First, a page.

Kissing a frog may keep flu at bay


Staff Reporter

Kissing a frog could just be the way to kick flu, although not literally just yet. Although more research is still to be carried out to arrive at a definitive conclusion, findings from a new scientific study suggest that that mucus from the skin of certain frogs can be harnessed to obliterate flu viruses.
Scientists from Emory University have found that some frog mucus contains antimicrobial peptides, which are immune system molecules that can neutralise bacteria, viruses, and fungi.
The particular frog in question is a species native to southern India and is called Hydrophylax bahuvistara. In the film of secretions that protects this Indian frog’s skin from deadly pathogens, scientists have identified a string of amino acids that completely destroys a wide swath of influenza A viruses while doing no harm to healthy human red blood cells.
However, so far the flu-killing power of such peptides has been demonstrated only under a microscope and in lab mice. More research is needed to determine just how effective a peptide can be in helping humans beat the flu, froggy style.
“We have identified a potential new treatment for H1N1 human influenza virus, which is a peptide that comes from the skin of a frog from southern India,” said Joshy Jacob, an associate professor in the Emory University School of Medicine’s microbiology and immunology department, who led the study.
The peptide, named urumin, specifically targets H1 flu viruses, according to the study, published Tuesday in the journal Immunity. “This peptide works by directly killing the virus, and it is specific for all influenza viruses that have a H1 type of hemagglutinin,” Jacob said.
Hemagglutinin is a spike-shaped protein found on the surface of flu viruses. For the viruses to make you sick, the spikes of hemagglutinin attach to your cells to infect them.
Influenza A viruses – one of four types, two of which routinely spread in people – are categorized into subtypes H1, H2, H3, H5, and H7 based on their hemagglutinin. ‘It makes the virus particle fall apart.’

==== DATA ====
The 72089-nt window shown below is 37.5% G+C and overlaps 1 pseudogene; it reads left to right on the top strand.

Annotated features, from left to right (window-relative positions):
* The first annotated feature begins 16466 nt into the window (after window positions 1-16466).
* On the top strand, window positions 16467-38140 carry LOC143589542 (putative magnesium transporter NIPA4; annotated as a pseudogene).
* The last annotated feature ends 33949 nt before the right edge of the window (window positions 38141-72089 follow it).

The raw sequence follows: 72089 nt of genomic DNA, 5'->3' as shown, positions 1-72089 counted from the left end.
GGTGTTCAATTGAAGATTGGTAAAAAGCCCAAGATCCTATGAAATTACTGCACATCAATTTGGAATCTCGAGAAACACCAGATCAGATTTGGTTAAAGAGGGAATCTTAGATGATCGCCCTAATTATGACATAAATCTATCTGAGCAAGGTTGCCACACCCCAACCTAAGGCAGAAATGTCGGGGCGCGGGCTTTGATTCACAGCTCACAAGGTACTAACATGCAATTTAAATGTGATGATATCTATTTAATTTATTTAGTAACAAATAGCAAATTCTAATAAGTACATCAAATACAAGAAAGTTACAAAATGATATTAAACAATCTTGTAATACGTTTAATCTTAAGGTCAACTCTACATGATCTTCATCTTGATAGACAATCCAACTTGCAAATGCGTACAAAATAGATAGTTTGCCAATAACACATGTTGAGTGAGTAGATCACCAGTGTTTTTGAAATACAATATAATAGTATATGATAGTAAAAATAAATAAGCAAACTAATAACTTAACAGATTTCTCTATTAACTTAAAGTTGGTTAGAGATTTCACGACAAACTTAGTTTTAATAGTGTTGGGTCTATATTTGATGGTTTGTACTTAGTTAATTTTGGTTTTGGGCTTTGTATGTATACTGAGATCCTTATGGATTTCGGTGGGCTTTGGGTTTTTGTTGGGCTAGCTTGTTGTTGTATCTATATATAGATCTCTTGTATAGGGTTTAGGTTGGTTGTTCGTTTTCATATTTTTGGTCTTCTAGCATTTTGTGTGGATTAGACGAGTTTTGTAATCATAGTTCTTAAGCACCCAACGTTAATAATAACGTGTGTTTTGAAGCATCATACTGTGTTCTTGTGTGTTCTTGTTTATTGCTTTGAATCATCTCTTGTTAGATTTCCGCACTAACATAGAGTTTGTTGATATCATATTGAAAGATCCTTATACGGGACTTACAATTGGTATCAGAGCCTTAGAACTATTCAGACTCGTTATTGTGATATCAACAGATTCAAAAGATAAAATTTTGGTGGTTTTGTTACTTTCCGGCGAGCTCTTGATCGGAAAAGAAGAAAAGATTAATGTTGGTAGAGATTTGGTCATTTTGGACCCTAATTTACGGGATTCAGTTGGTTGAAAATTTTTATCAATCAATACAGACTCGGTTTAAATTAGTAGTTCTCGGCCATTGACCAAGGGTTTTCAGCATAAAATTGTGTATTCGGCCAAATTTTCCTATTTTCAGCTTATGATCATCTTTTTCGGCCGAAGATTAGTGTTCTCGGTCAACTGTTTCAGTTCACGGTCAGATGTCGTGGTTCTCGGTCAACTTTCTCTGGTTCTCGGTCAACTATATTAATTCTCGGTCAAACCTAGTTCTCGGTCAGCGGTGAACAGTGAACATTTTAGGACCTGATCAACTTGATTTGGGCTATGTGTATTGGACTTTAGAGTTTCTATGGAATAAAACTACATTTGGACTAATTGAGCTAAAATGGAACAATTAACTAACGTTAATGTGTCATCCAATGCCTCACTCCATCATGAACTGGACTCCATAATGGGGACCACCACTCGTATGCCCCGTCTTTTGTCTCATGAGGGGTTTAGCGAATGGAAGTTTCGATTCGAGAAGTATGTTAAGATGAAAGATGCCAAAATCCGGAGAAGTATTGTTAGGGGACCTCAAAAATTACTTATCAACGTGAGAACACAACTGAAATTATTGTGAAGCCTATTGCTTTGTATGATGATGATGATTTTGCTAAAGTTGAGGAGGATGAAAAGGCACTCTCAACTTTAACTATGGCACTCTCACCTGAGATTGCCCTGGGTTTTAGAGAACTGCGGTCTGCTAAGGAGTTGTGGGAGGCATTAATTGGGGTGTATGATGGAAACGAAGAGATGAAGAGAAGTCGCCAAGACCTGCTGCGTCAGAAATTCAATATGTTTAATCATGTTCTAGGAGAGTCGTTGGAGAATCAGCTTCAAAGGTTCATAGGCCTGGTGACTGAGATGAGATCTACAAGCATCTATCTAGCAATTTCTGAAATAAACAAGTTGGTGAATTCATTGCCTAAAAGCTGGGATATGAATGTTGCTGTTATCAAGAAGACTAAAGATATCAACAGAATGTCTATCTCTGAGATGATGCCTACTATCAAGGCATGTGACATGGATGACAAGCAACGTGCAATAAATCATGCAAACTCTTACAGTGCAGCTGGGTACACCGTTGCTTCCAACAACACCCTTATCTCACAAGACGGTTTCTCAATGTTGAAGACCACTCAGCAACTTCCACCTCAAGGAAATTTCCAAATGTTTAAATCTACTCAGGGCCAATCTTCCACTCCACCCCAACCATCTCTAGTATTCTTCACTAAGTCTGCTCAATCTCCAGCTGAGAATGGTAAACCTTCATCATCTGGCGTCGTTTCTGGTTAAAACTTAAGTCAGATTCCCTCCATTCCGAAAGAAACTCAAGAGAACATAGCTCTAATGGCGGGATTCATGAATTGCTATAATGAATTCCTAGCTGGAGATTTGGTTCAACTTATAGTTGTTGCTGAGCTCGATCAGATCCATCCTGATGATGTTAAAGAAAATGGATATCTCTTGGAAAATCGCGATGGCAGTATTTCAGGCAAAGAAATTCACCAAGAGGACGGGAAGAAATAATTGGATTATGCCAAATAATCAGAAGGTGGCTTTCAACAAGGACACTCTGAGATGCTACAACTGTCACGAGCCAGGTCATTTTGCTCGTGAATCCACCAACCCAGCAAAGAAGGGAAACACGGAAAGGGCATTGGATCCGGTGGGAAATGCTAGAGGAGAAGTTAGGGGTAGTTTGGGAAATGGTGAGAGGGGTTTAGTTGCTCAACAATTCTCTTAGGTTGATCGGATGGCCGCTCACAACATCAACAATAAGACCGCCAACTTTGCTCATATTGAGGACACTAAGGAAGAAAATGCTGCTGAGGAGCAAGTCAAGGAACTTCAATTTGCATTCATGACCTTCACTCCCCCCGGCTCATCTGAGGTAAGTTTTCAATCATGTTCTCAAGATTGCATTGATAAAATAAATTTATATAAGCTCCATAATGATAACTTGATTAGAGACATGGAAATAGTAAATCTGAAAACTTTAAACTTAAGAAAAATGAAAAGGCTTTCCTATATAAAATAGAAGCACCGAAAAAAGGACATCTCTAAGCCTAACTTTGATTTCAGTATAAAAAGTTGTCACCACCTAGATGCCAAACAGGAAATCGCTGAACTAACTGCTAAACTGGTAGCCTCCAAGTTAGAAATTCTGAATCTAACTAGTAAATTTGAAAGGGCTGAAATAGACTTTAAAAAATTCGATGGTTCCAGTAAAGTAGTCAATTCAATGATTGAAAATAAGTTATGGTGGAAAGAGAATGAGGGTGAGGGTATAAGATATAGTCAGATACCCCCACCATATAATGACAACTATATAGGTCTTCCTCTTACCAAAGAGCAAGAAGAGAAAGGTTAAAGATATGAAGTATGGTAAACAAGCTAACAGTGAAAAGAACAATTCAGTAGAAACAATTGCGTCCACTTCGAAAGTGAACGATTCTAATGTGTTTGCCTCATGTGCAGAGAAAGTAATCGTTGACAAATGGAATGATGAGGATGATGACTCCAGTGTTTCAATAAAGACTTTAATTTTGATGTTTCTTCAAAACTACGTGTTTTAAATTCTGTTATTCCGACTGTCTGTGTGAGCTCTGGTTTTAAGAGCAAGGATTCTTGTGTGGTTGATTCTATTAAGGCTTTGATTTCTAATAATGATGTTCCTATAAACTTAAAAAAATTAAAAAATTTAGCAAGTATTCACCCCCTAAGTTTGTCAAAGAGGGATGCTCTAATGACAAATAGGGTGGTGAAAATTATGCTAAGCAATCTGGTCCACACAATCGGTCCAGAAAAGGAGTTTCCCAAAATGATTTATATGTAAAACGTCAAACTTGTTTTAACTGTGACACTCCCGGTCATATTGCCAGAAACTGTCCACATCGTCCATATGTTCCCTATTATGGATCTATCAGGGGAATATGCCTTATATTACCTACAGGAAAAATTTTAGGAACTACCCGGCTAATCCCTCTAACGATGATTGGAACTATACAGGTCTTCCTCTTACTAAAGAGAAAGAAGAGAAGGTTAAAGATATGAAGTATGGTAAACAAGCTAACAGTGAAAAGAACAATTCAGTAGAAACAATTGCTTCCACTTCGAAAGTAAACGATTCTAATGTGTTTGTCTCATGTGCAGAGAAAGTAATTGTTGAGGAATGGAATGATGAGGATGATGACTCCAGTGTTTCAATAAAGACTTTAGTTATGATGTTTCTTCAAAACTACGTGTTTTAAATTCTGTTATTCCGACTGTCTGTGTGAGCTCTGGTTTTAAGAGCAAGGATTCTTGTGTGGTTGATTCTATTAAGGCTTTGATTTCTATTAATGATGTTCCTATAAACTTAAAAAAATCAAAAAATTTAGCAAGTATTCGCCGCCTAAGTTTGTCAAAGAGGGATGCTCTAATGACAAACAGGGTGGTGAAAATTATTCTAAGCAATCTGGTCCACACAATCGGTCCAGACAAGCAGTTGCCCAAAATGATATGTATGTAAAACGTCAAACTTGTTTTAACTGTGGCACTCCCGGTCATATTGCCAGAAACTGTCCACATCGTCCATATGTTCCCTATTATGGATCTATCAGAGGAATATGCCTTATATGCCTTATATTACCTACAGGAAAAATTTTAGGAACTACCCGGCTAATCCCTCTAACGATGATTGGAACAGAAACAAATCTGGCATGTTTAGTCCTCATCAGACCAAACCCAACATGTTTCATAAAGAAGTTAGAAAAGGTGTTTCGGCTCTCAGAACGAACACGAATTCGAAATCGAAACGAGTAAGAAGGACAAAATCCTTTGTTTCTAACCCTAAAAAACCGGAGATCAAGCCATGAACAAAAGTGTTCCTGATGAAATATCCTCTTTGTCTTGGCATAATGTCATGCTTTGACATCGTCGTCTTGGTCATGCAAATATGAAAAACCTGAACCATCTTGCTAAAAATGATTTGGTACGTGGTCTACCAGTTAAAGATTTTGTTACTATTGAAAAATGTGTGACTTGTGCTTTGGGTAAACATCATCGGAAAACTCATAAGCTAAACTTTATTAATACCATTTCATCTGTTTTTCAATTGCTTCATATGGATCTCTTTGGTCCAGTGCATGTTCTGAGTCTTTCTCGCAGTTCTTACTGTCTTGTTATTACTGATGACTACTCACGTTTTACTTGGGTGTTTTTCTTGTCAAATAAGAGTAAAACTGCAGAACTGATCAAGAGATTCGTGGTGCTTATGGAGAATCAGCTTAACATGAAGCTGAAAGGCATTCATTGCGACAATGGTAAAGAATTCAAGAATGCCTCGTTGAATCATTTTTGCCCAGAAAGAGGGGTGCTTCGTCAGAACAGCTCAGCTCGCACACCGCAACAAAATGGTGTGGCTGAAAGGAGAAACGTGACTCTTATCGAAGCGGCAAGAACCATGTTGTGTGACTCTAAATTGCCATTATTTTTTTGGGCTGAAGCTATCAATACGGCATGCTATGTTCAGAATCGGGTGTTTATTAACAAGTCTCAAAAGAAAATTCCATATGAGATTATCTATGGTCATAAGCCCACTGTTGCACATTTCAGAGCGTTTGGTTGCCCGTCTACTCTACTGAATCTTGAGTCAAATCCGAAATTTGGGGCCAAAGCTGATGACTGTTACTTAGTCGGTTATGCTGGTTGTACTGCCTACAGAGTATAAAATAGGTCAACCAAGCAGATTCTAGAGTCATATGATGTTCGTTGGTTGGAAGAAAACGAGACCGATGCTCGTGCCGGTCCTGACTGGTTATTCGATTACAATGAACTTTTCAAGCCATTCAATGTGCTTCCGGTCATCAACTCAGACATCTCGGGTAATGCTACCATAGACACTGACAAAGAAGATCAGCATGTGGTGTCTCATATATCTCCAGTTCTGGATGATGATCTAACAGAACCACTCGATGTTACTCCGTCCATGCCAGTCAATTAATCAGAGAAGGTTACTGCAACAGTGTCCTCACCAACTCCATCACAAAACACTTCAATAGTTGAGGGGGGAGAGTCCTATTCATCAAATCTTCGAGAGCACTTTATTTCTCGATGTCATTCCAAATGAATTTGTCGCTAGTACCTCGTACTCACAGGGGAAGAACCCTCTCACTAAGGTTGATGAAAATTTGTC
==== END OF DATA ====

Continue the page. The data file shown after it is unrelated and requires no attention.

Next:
For the study, skin secretions were collected from 15 frogs, of the species Hydrophylax bahuvistara, which are about the size of a tennis ball and brightly coloured. Peptides were then gathered from their secretions.
The researchers observed how the peptides interacted with influenza viruses under a microscope and in mice. “In this paper we screened 32 peptides, and the surprise was that four out of 32 had activity against the virus,” Jacob said.
“Out of the four, we found one of them (urumin) was non-toxic to human cells,” he said. “So, we tested it against viruses that came from the 1930s until the current ones, and it kills all of the H1’s. It doesn’t touch H3. It’s very, very specific.”
Currently, flu subtypes H1 and H3 are circulating among humans worldwide, including across North America, Europe, and South Asia, according to the World Health Organisation.
The researchers aren’t quite sure why urumin only targets H1 viruses, but Jacob said that H1 viruses might be anatomically similar to an amphibian pathogen that the frog mucus is intended to destroy. If there is a similarity, it may explain why H1 viruses are vulnerable to urumin’s wrath.
“The frog makes this peptide for its own survival. It never gets influenza,” Jacob said, adding that the peptide fights the flu virus by destroying an important part of the hemagglutinin.
The urumin peptide could be a novel treatment since it targets the hemagglutinin, unlike current drugs on the market which target other parts of the virus, resulting in less impact, Jacob said.
“It just blows it up. It makes the virus particle fall apart,” he said.

It was first discovered that frogs had a special way of warding off bacteria and other pathogens in ancient Russia, when live Russian Brown frogs were dropped into milk to keep the milk from going sour, according to the American Chemical Society.
“The milk stayed good, just like you refrigerated it,” Jacob said about the age-old Russian practice.
“In 2012, scientists took that particular frog and wanted to know why is it, why do these frogs keep milk fresh? It turned out that when you shock a frog or when you stimulate them or stress them, they secrete these short peptides into their surroundings,” he said. “A majority of the peptides were antibacterial and some of them kill the things that make milk go bad.”
– Compiled from CNN & LA Times.


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